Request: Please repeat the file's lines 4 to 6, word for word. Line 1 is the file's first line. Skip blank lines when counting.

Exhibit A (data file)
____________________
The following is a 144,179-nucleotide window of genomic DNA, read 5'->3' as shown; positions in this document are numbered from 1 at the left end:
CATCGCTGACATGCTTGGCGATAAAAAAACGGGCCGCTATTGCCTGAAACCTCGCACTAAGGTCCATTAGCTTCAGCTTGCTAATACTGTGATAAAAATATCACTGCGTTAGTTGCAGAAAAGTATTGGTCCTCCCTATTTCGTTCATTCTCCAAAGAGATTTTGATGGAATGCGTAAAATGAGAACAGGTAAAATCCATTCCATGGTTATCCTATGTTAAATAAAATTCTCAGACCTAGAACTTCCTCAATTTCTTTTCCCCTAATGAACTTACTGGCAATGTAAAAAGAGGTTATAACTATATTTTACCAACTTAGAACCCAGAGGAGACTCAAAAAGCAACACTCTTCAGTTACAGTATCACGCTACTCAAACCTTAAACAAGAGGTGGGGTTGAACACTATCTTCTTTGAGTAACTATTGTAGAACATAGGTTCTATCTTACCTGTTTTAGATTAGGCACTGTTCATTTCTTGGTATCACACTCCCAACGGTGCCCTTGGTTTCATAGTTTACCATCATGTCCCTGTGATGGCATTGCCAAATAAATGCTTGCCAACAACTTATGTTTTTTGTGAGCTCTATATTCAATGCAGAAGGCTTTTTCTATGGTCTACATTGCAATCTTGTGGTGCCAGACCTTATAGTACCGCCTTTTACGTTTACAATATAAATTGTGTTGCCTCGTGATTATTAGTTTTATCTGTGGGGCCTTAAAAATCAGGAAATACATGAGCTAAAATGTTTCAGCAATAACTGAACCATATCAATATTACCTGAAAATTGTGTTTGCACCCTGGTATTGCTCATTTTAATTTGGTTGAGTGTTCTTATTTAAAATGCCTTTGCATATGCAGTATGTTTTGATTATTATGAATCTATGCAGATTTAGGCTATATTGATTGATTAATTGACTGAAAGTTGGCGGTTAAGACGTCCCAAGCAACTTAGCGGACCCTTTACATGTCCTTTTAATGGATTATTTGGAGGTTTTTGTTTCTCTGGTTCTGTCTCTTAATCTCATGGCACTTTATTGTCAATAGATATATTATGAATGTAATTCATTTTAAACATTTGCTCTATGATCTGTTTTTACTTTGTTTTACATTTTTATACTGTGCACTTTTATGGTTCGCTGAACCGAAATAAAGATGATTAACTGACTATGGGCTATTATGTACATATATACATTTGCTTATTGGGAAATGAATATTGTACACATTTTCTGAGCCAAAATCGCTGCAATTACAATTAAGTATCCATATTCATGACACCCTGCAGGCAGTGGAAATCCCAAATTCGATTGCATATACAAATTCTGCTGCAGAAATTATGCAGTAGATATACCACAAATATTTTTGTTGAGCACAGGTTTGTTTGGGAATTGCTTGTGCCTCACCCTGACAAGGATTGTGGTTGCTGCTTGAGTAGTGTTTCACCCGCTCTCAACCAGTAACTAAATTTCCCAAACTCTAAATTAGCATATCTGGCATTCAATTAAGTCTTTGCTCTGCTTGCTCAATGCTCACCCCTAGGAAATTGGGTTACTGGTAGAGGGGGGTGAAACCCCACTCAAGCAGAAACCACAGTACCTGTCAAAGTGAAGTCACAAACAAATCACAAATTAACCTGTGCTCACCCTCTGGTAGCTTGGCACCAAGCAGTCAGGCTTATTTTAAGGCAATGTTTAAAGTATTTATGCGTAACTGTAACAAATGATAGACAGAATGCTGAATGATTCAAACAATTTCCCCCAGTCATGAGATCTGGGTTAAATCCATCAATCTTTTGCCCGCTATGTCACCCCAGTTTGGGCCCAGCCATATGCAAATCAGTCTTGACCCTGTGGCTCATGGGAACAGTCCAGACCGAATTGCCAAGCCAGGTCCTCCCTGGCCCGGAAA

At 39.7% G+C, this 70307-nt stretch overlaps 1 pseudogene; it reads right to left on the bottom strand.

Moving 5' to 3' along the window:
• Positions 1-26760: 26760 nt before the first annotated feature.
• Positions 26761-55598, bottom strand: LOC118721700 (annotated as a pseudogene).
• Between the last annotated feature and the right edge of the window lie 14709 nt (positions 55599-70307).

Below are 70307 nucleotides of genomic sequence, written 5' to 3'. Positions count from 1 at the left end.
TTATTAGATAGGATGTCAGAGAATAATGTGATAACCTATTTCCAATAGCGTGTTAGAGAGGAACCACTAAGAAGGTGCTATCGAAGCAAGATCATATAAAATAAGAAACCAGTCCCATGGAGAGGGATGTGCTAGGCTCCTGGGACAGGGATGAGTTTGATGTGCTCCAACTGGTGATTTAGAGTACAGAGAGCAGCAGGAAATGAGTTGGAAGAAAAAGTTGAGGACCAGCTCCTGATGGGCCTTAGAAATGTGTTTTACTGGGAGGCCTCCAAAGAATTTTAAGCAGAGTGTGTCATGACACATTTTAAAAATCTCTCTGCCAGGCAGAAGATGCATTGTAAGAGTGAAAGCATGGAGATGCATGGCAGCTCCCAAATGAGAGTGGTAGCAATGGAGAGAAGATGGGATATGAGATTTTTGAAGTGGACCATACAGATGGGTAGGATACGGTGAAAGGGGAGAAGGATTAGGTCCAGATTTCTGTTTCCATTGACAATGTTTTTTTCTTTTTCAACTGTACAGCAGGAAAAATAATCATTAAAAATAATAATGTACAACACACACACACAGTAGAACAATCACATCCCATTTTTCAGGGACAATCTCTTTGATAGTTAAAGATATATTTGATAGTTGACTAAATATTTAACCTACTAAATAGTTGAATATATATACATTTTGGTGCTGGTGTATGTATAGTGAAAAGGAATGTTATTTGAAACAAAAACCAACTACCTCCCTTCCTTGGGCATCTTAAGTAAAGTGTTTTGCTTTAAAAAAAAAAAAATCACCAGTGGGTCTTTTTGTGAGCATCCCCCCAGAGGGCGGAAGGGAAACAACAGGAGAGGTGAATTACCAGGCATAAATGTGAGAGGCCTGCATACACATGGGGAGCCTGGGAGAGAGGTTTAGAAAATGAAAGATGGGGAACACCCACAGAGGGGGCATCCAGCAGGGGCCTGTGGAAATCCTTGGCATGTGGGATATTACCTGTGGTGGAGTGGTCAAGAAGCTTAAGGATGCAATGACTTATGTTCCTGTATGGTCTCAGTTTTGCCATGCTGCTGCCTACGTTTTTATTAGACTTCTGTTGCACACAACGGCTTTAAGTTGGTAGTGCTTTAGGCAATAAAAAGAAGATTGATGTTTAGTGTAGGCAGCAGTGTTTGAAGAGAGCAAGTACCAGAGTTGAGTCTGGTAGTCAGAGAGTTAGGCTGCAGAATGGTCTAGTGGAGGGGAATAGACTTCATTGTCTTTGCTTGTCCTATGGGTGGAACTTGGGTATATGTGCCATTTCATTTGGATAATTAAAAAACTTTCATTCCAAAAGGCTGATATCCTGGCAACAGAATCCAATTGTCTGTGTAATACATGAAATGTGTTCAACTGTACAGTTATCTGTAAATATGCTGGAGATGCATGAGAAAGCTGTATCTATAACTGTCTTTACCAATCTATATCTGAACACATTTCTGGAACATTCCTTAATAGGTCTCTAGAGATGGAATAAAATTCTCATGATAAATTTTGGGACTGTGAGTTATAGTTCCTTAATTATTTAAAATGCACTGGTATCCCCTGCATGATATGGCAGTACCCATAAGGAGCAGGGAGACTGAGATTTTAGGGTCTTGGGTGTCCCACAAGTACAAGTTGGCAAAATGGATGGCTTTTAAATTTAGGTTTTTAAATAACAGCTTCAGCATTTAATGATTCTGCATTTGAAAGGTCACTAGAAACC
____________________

Moving 5' to 3' along the window:
• Positions 1-26760: 26760 nt before the first annotated feature.
• Positions 26761-55598, bottom strand: LOC118721700 (annotated as a pseudogene).